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Lessons Learned From Master Teachers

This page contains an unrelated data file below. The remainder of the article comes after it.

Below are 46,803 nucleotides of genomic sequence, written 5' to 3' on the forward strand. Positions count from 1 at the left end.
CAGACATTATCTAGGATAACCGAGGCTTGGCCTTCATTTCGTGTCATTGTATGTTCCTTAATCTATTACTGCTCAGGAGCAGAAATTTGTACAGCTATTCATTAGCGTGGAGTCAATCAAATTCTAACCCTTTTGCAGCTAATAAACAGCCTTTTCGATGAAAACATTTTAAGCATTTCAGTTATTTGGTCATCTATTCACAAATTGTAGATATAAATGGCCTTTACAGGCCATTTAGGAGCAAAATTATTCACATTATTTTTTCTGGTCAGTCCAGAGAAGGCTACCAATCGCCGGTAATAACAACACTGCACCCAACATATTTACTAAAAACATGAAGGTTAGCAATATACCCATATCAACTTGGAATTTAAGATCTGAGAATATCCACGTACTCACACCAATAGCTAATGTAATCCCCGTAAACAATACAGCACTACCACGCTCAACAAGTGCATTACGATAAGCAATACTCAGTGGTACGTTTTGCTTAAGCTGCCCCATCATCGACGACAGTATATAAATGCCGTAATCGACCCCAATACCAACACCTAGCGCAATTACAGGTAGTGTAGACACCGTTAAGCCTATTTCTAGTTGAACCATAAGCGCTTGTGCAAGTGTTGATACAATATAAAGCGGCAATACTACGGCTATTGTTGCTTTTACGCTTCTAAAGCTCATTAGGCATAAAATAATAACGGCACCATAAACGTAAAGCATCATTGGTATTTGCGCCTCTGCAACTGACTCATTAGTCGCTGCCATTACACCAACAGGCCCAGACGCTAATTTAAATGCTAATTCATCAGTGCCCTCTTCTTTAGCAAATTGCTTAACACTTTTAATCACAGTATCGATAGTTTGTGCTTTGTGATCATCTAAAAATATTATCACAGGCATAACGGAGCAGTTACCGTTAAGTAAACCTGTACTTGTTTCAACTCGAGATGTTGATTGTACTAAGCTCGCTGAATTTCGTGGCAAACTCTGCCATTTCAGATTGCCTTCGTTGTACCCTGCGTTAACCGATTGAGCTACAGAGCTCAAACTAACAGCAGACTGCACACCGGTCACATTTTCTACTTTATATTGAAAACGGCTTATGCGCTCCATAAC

Article written by Kelly Tenkely for The Apple Check out The Apple for great articles, lesson plans, resources, educational news stories, and join in the conversation. See the original article here. Last week was teacher appreciation week.  Each year when this week rolls around, I am reminded of the amazing teachers I had in my life who helped shape me into the learner I am today.   In my life, my favorite teachers always seemed to land on the odd grade levels.  My first, third, and fifth grade teachers were particularly memorable.  These women were master teachers.  They  taught me some important lessons and modeled what it means to be a teacher. 1st Grade Mrs. Hebert Mrs. Hebert was a young teacher.  I am fairly sure that she was just out of college.  She had classroom management down to an art (a difficult feat with six year olds).  Mrs. Hebert made everything we learned an adventure.  One Monday morning, we walked into a darkened classroom to find an UFO at the center of the classroom.  It was flashing and making sounds, it was amazing.   There were glow in the dark stars scattered around the classroom.  She immediately had our attention and had us intrigued with the learning that was to take place that day.  We sat around the strange UFO in a circle and Mrs. Hebert led a conversation about where we thought the UFO could have come from.  We noticed strange purple rocks scattered all over the classroom and talked about what they could be.  One of the boys in the class spotted a book that had a rock that looked the same on the cover.  A few of us suggested that we read the book for clues about the strange space rocks and UFO. Mrs. Hebert handed out a class set of books (Space Rock by Susan Schade and Jon Buller) so that we could all read.  We read through the book together and discovered where the space rocks had come from.  Each one of us got our very own purple play-dough pet space rock.  We were thrilled.  I still have my space rock. As an adult looking back I realize that Space Rock is a leveled reader, there is nothing really special about this book at all.  It is a cute story but if we had just read the book in a reading group and answered some questions about it on a worksheet, I would not remember anything about this book.  With a little extra effort and preparation, Mrs. Hebert made the lesson memorable. What we learned that day was more than whatever phonemic awareness skill that was being touched on with the book.  We learned to love reading.  We learned that books can be enjoyable and answer questions that we have and make us use our imagination in new ways.  20 years later I remember a lot about this lesson and many lessons that Mrs. Hebert taught.  She was doing more than teaching us content skills, she was developing a love of learning. 3rd Grade Mrs. Graybill Mrs. Graybill started every year by sending her new students postcards telling us how excited she was to be teaching us that year.  She often bragged that she had the very best class in the school (I am positive that she told every class this same thing every year).  An amazing thing happens when you are told that you are the best class in the school, you start acting like the best class in the school.  We strived to please Mrs. Graybill.  Throughout the year Mrs. Graybill had us write her notes in our journals.  Sometimes she offered a suggestion on something we could tell her in our notes but we could write anything we wanted.  She responded to each and every note every week.  I remember reading Judy Blume’s the Pain and the Great One in class one day and writing Mrs. Graybill a note about how I feel like the Great One and my little brother was certainly a Pain.  She wrote back a thoughtful response about her brothers and how she didn’t always appreciate them when she was a kid but as adults they are great friends.  Mrs. Graybill made connections with her students.  She knew about our likes and dislikes and what made us nervous or scared.  She was able to tailor lessons to fit our needs because she truly knew our needs.  She made everyone feel like the most special member of the class.  At the beginning of fourth grade Mrs. Graybill sent each of her students a postcard telling us how much she enjoyed teaching us and how much she missed us.  Mrs. Graybill instilled a sense of self worth in us.  She made us believe that we could do anything. I don’t remember doing a lot of worksheets in Mrs. Graybills class.  Third grade can be a turning point in many schools where desk work increases.  Mrs. Graybill always found interesting ways to teach.  When we learned cursive handwriting she could have just given us practice worksheets, instead she wrote riddles on the board.  We would copy down the riddles in our notebooks, in our best cursive, and try to guess the answer to the riddles.  There was a riddle for each letter of the alphabet.  We absolutely loved this exercise and looked forward to handwriting practice every day.  At the end of the year we had a book of riddles to stump our families with.  I still have this riddle book that I made in third grade (thanks to mom for realizing its value and saving it) and I use it to this day to stump my students with riddles.   The kids love it; it’s become part of our daily routine.  Mrs. Graybill taught me that with a little creativity, mundane tasks, like practicing handwriting, can be fun and worth while. 5th Grade Mrs. Nelson Mrs. Nelson was amazing in so many ways.  Like Mrs. Graybill she constantly told us that we were the best class she had ever had.  We worked to make her proud.  Mrs. Nelson taught us important life lessons in unexpected ways.  One day we came in from recess to find loaves and loaves of bread piled high on her desk up front.  Behind the loaves were jars of peanut butter and jelly and several plastic knives, plates, and napkins.  Fifth graders are always thrilled when food is going to be involved.  Mrs. Nelson asked us to each write in our journals directions for making a peanut butter and jelly sandwich.  When we were finished, we would read our directions to her and she would make us a sandwich that we could eat.  The first student got up and eagerly read his directions for Mrs. Nelson, “Put peanut butter on the bread, then put on some jelly.  Put the pieces together.” Mrs. Nelson followed our directions exactly (think Amelia Bedelia here).  First she wiped her nose with her hand, then she stuck her fingers in the peanut butter and slathered it on both sides of the bread.  This was followed by a licking of the fingers and then a dunk into jelly to wipe on another piece of bread.  We were shocked to say the least.  As the class watched what she was doing we scribbled frantically in our notebooks to give more specific directions.  Wash your hands first.  Use a knife to spread the peanut butter on one face of the bread.   Put the peanut butter and jelly sides of the bread together.  Don’t lick your fingers.  It was great fun to see how everyone’s sandwiches turned out.  Some were more edible than others.  Mrs. Nelson taught us to be specific and intentional in our writing.  She made us think about processes and instructions. Mrs. Nelson always read us a chapter book after recess.  She had us enthralled with Charlie and the Chocolate Factory, The Wish Giver, Wayside School is Falling Down, and many more.  We begged Mrs. Nelson to keep reading (she usually only read us a chapter a day).  She helped every one of her students develop a love of reading and stories.  She modeled reading for fun and enjoyment.  The librarian always knew what book Mrs. Nelson was reading to us because requests for that book skyrocketed. I have many great memories of my first, third, and fifth grade years of school.  These teachers went above and beyond the call of duty.  They put a lot of planning and love into their classrooms.  The payoff was incredible, a class of students who all felt like they were the best and brightest, who loved to learn, explore, and read.   I constantly use these incredible examples in my life to teach my students.  I don’t remember a lot about my second, fourth, and sixth grade years.  This is not because I wasn’t learning, but because the learning wasn’t as memorable and engaging.  It is my hope that every child gets to experience life with a master teacher (hopefully many of them).  To all of the master teachers out there, thank you!  Your impact reaches farther than you will ever know.